The car industry is targeted by the IG Metall union in early July. This week, the first strike ballot will be held in car production plants in Saxony. If more than two thirds of voters advocate the strike, both car manufacturers and suppliers will have to brace themselves for walkouts, said Bernd Kruppa of IG Metall Berlin Brandenburg in an interview with Automobilwoche.
Saxon supplier GKN is already inundated with requests from manufacturers who want to stockpile parts in advance, said Karl-Heinz Lorenz, deputy head of the workers' council.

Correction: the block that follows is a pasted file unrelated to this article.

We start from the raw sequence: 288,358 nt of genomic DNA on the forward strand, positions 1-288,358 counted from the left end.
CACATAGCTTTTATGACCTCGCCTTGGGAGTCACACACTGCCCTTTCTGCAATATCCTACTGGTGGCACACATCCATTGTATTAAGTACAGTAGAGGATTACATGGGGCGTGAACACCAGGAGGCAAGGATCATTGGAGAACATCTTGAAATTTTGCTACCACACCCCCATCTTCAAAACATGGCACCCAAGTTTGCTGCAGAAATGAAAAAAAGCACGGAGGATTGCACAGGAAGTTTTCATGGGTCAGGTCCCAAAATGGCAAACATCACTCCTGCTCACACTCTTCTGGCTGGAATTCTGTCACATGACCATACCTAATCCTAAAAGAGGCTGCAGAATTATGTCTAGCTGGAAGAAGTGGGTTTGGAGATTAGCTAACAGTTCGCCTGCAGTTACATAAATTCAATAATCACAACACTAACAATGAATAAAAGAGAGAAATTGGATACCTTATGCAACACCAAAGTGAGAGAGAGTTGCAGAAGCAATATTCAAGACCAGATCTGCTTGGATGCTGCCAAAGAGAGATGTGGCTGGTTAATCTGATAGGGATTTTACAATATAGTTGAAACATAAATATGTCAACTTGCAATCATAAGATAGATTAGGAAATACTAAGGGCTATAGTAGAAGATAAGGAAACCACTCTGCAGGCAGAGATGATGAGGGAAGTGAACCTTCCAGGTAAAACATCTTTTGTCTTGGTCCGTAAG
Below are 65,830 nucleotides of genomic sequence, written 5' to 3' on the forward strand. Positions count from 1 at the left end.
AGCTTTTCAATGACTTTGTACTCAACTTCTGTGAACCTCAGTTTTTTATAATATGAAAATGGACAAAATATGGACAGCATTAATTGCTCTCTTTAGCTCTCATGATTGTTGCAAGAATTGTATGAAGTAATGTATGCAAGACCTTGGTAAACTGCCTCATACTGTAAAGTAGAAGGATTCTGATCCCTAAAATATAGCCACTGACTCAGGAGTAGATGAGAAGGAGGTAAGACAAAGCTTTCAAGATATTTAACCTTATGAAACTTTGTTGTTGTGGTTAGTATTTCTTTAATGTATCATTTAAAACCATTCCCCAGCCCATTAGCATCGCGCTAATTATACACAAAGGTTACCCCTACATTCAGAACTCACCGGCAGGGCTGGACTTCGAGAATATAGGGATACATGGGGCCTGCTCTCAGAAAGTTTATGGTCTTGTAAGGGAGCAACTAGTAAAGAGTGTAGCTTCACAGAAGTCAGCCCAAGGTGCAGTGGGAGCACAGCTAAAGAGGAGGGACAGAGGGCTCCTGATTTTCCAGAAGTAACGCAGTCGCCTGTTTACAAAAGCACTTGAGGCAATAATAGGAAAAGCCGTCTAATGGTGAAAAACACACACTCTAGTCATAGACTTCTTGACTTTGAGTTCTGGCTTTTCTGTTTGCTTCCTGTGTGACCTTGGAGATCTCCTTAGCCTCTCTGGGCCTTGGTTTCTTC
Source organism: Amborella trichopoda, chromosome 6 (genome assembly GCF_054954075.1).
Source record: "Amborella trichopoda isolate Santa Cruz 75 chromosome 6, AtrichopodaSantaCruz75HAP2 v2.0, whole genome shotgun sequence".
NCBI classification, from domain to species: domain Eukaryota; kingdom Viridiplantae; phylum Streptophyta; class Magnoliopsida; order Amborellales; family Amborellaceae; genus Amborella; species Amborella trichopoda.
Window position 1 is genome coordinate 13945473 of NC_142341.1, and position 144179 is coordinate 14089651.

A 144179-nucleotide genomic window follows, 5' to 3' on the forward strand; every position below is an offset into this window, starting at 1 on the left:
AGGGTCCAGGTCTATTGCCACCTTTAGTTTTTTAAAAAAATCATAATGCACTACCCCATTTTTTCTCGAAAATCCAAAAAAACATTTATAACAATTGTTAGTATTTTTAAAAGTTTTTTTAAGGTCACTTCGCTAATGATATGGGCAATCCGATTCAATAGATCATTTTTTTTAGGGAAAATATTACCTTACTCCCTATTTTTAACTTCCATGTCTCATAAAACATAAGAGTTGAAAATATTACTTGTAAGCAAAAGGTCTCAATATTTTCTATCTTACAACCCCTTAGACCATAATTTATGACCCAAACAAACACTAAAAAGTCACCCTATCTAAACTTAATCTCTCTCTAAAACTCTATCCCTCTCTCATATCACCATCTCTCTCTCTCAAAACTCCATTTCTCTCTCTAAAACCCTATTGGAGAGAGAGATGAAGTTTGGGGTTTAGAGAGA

"We are already manufacturing well in advance, but there are a lot of requests that we simply cannot satisfy."
In other provinces, too, suppliers are preparing for strikes. The gearbox manufacturer ZF in Brandburg is producing "as far as possible" in advance, said spokesman Martin Demel.
In case of emergency, other ZF plants could get involved, but "the longer the strike goes on, the less we can guarantee our ability to compensate for supply shortfalls."
At ThyssenKrupp in Eisenach, an "action plan" has been established. According to a spokesman, advance production is a focal point. Interim storage at the plant is under consideration despite the additional cost. If the strike should last longer than four weeks, tools and parts production would be moved to a plant in North-Rhine-Westphalia.